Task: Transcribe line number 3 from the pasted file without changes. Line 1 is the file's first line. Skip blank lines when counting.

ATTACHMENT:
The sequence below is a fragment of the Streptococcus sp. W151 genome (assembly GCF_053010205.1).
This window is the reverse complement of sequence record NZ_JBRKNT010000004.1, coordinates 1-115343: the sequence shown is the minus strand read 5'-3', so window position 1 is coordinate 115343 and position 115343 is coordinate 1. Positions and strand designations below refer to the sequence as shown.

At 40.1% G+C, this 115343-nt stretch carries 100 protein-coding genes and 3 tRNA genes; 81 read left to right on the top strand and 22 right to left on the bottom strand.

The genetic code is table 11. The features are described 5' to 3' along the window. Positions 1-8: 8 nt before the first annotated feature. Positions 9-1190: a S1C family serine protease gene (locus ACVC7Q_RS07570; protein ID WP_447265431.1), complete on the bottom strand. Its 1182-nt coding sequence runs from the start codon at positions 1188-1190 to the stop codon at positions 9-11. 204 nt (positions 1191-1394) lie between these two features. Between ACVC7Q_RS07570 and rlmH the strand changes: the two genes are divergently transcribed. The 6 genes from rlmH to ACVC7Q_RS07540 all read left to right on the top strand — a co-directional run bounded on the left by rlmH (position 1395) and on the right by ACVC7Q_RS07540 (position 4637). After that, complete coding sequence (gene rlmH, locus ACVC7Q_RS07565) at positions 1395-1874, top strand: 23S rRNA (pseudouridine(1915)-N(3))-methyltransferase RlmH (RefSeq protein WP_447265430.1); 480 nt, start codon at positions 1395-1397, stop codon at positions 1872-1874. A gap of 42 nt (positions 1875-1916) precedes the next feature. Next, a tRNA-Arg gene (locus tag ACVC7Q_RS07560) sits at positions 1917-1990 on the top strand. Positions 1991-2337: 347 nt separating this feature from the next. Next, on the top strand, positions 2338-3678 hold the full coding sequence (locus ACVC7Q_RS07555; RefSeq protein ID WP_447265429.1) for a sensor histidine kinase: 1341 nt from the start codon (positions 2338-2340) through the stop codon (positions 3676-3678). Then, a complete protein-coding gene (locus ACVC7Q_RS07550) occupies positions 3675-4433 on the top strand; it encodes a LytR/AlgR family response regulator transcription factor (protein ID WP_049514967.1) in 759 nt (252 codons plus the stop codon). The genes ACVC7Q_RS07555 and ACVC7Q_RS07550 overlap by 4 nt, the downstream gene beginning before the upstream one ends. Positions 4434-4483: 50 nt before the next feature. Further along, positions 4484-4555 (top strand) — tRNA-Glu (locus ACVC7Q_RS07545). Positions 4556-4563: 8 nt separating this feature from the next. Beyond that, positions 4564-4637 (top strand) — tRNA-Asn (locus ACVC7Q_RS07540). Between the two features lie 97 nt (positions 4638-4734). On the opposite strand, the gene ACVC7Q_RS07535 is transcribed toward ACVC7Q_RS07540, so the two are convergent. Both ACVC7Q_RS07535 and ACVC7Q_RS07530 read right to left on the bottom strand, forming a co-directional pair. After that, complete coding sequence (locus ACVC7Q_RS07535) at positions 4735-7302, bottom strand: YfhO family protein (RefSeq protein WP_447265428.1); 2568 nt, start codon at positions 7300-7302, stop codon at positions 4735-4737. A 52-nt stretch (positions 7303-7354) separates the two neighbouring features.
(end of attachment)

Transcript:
At 40.1% G+C, this 115343-nt stretch carries 100 protein-coding genes and 3 tRNA genes; 81 read left to right on the top strand and 22 right to left on the bottom strand.